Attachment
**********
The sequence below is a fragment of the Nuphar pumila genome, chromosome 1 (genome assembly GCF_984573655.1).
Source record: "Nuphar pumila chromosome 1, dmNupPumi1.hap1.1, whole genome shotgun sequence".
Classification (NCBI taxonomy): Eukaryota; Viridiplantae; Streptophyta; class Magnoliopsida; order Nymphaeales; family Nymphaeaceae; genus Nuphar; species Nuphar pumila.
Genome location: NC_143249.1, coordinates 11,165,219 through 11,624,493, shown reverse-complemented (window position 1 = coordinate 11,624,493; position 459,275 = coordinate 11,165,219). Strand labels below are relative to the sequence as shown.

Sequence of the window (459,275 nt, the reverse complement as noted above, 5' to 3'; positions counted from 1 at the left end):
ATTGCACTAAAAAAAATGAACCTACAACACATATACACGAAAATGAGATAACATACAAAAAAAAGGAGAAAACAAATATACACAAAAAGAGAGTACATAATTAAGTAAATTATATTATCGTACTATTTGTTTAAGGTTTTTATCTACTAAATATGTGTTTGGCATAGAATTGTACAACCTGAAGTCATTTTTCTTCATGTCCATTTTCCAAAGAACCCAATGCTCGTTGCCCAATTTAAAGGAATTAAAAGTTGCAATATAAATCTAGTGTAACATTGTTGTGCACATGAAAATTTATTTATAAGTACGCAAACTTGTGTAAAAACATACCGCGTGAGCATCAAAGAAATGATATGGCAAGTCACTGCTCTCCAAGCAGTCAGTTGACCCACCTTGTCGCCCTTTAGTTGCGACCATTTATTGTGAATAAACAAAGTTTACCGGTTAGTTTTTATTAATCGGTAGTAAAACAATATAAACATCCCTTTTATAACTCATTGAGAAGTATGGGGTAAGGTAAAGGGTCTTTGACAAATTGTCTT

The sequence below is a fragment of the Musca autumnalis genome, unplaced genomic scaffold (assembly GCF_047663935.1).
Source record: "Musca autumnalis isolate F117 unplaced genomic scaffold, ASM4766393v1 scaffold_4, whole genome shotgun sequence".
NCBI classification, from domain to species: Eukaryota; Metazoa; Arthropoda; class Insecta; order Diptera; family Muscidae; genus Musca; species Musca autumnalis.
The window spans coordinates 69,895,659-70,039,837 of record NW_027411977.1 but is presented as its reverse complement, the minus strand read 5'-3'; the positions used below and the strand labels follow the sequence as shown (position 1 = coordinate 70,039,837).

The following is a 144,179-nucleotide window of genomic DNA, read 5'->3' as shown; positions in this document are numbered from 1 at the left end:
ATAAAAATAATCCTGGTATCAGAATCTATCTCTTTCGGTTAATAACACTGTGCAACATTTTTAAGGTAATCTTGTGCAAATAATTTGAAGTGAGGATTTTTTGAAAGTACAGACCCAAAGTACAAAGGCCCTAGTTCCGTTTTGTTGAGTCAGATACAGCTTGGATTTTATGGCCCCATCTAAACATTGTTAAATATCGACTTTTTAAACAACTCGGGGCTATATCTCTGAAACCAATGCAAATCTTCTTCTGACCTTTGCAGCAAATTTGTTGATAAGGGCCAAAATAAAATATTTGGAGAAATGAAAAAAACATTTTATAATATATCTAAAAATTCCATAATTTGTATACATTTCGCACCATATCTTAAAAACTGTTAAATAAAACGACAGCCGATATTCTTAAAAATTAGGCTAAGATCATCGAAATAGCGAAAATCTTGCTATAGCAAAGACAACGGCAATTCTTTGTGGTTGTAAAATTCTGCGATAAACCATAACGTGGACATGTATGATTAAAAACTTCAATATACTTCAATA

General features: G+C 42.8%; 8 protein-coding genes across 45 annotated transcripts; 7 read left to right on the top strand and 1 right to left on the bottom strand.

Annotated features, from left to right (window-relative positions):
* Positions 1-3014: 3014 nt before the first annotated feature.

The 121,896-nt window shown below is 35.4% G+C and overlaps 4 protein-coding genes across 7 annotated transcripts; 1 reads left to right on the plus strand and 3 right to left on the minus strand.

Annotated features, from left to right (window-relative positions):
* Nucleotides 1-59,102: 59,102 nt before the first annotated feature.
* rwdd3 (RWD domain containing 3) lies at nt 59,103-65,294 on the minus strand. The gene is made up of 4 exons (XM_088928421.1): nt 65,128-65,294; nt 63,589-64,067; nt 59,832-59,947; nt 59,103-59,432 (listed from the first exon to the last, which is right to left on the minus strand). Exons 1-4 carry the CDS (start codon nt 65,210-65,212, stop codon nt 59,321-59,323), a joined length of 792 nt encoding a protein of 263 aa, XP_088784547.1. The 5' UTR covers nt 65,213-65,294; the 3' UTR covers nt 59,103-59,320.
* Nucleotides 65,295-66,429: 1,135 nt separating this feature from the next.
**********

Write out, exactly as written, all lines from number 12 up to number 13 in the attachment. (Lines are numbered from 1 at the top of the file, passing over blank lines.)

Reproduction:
ATAAAAATAATCCTGGTATCAGAATCTATCTCTTTCGGTTAATAACACTGTGCAACATTTTTAAGGTAATCTTGTGCAAATAATTTGAAGTGAGGATTTTTTGAAAGTACAGACCCAAAGTACAAAGGCCCTAGTTCCGTTTTGTTGAGTCAGATACAGCTTGGATTTTATGGCCCCATCTAAACATTGTTAAATATCGACTTTTTAAACAACTCGGGGCTATATCTCTGAAACCAATGCAAATCTTCTTCTGACCTTTGCAGCAAATTTGTTGATAAGGGCCAAAATAAAATATTTGGAGAAATGAAAAAAACATTTTATAATATATCTAAAAATTCCATAATTTGTATACATTTCGCACCATATCTTAAAAACTGTTAAATAAAACGACAGCCGATATTCTTAAAAATTAGGCTAAGATCATCGAAATAGCGAAAATCTTGCTATAGCAAAGACAACGGCAATTCTTTGTGGTTGTAAAATTCTGCGATAAACCATAACGTGGACATGTATGATTAAAAACTTCAATATACTTCAATA

General features: G+C 42.8%; 8 protein-coding genes across 45 annotated transcripts; 7 read left to right on the top strand and 1 right to left on the bottom strand.